Oklahoma. Yes, the No. 3 Sooners were a winner, but this comes with a major caveat. Oklahoma sleepwalked through more than a half of its trip to Kansas before figuring things out and escaping Lawrence with a 35-23 victory.

And yes, the thing that will be remembered about that game a month or two from now will be Caleb Williams astutely taking the ball away from running back Kennedy Brooks to secure a fourth-down conversion late in the game as the Sooners (8-0, 5-0 Big 12) clung to a 28-23 lead.

It should also be noted this isn’t a same-old, sad-sack Kansas clown show, either. The Jayhawks (1-6, 0-4) aren’t good by any stretch, but they were effective on offense Saturday and (just as importantly) shortened the game exceptionally well.

It’s just that Oklahoma keeps toying with teams it is more talented than, like Tulane and Nebraska and now Kansas. If it keeps happening, eventually someone is going to take the Sooners up on the offer and deal them a defeat, and a one-loss resume filled with close victories isn’t necessarily the ticket to earn a playoff berth come December.

Texas-San Antonio. It was quite a week for the Roadrunners. They were among the six Conference USA schools to receive invitations to move up to the American Athletic Conference, then rolled past Louisiana Tech (one of the C-USA schools getting left behind by realignment).

UTSA (8-0, 4-0) got 113 yards and three touchdowns from running back Sincere McCormick in the 45-16 victory. The Roadrunners have scored at least 45 points in three consecutive games, and get an open date to prepare for surprising Texas-El Paso (6-1, 3-0) on Nov. 6 in a game that will go a long way in sorting out C-USA’s West Division.

San Diego State. In an extremely on-brand showing, the defense-minded Aztecs had only one drive of more than 42 yards, but still smothered Air Force, 20-14, to remain undefeated.

San Diego State (7-0, 3-0 Mountain West) converted a pair of turnovers into field goals and had a touchdown drive after Air Force turned it over on downs on its side of the field on the way to building a 20-0 lead. The Aztecs’ defense handled the rest, limiting the Falcons to 259 total yards to remain the only unbeaten team in Mountain West play.


Clemson. A basic truth about the Tigers’ 27-17 loss at Pittsburgh: The Panthers didn’t just win, but they were clearly the better team. And after seven games, the conclusions that were tempting to make after just three are now basically cemented.

Namely, Clemson (4-3, 3-2 ACC) is unremarkable thanks to its middling offense.

The Tigers are good enough on defense to stay in most games, and they probably would have made things interesting if Pitt hadn’t returned an interception for a touchdown early in the second half. But “interesting” is not the bar Clemson has set for itself over the last decade.

Tigers coach Dabo Swinney yanked quarterback DJ Uiagalelei for part of the second half, and while he wasn’t good (12 of 25, 128 yards, two interceptions), he is far from the only problem. A limited offensive line. No more than two consistent threats at wideout (and one of them, Joseph Ngata, was out Saturday). The absence of an electrifying, seasoned back that defenses must always pay heed to.

In short, this loss was a continuation of the same season-long themes, and the Tigers’ remaining relevance this year will be whether they play a role in derailing Wake Forest’s Atlantic Division push. But rest assured, few teams will be scrutinized more in the offseason than Clemson. It will be an interesting — hey, there’s that word again — time in Death Valley.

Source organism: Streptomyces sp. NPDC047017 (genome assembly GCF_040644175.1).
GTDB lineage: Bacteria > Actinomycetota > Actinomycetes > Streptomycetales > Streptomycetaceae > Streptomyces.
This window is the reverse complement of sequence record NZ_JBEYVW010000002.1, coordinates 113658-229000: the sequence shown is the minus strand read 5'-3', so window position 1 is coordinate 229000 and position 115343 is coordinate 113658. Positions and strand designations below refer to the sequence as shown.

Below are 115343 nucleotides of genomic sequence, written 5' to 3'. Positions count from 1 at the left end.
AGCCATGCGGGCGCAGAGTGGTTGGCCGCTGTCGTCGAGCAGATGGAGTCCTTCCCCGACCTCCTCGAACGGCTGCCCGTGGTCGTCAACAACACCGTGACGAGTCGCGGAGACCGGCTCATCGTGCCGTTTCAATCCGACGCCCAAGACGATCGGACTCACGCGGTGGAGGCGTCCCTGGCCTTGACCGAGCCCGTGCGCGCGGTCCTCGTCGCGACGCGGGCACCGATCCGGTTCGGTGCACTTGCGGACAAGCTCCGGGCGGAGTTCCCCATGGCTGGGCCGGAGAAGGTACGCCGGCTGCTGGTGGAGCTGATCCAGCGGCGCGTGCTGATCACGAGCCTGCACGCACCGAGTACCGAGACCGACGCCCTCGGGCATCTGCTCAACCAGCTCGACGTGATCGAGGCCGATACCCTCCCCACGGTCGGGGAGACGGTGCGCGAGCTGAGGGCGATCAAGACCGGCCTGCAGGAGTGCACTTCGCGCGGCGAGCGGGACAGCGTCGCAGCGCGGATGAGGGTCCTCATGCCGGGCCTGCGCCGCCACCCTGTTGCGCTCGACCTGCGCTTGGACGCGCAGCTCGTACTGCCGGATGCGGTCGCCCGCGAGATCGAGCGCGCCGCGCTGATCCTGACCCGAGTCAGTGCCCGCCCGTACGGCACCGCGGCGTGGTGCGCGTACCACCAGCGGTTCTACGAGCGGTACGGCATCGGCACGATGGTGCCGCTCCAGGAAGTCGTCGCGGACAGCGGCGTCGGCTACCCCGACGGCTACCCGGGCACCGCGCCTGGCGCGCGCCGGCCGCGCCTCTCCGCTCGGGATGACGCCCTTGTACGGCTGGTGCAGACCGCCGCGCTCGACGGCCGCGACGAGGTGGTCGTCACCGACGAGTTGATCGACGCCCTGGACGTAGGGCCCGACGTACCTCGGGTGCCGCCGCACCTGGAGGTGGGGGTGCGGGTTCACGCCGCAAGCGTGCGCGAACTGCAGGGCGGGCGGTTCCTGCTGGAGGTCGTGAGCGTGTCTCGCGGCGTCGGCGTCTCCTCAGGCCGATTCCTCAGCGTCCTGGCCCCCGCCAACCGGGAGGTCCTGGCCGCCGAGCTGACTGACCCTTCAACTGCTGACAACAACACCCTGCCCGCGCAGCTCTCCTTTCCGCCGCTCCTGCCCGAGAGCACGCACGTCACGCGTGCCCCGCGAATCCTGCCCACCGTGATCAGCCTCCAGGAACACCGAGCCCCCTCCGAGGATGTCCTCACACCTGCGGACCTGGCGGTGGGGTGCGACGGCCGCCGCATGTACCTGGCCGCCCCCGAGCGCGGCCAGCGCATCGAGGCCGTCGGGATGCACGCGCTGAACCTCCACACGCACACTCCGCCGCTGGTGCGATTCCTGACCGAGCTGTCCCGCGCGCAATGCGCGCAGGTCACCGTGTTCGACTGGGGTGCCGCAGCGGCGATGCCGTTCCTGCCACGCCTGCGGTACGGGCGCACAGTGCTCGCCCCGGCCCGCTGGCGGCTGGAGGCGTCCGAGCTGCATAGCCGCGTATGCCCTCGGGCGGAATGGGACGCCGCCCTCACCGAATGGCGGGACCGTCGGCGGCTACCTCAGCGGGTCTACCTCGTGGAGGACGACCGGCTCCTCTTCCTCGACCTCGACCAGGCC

Penn State. The No. 7 Nittany Lions donned throwback uniforms Saturday, but what they really could have used was retro rules as well. Because however unhelpful a tie at home against Illinois would have been, a nine-overtime loss to the Illini is worse.

The 20-18 setback — which featured three successful two-point conversion attempts out of 14 in the final seven extra periods — should pretty much finish off the Nittany Lions’ playoff hopes. After a 5-0 start, they’ve dropped consecutive games, and have a trip to Ohio State up next.

Justin Fuente. The Virginia Tech coach had a hard job when he came to Blacksburg. He was tasked with replacing program legend Frank Beamer, whose accomplishments with the Hokies weren’t tarnished by a four-year stretch of mediocrity at the end.

And when Fuente opened with a 10-4 season and a division title in his debut year, it seemed Virginia Tech had made a solid transition. Instead, the opening offering was the best part of Fuente’s tenure.

In 2018, the Hokies suffered their first losing season since 1992. Last year was their first year without a bowl berth since ’92. But the season unraveling now — and Saturday specifically — might really be the program’s lowest point since Beamer got his breakthrough in 1993.

Virginia Tech (3-4, 1-2 ACC) has dropped three in a row at home since its open date, each more excruciating than the last. The Hokies led by eight after scoring with 3:55 left against Notre Dame, and found a way to lose 32-29 in regulation. They no-showed on offense last week against Pittsburgh. And then the defense collapsed in a 41-36 loss to Syracuse on Saturday.

The Hokies were up nine with 5:36 to go, only for the run-heavy Orange to throw for a pair of touchdowns — including a 45-yard strike with 19 seconds left — to win it. With four of the last five on the road, a coaching change appears plenty possible and a turnaround seems unlikely. Then again, it’s not as if playing at Lane Stadium seems to suit this edition of Virginia Tech, either.

Steve Addazio. Dude, how in the world does this happen?

Seriously, how?

Colorado State came up with one of the more creative — and mind-boggling — endgame mismanagements in recent memory on Friday night. Down 26-24 at Utah State and lacking a timeout, the Rams converted a first down with 11 seconds to go. But instead of spiking the ball to stop the clock, the field goal team ran on the field. That 42-yard attempt missed, and Colorado State took a loss.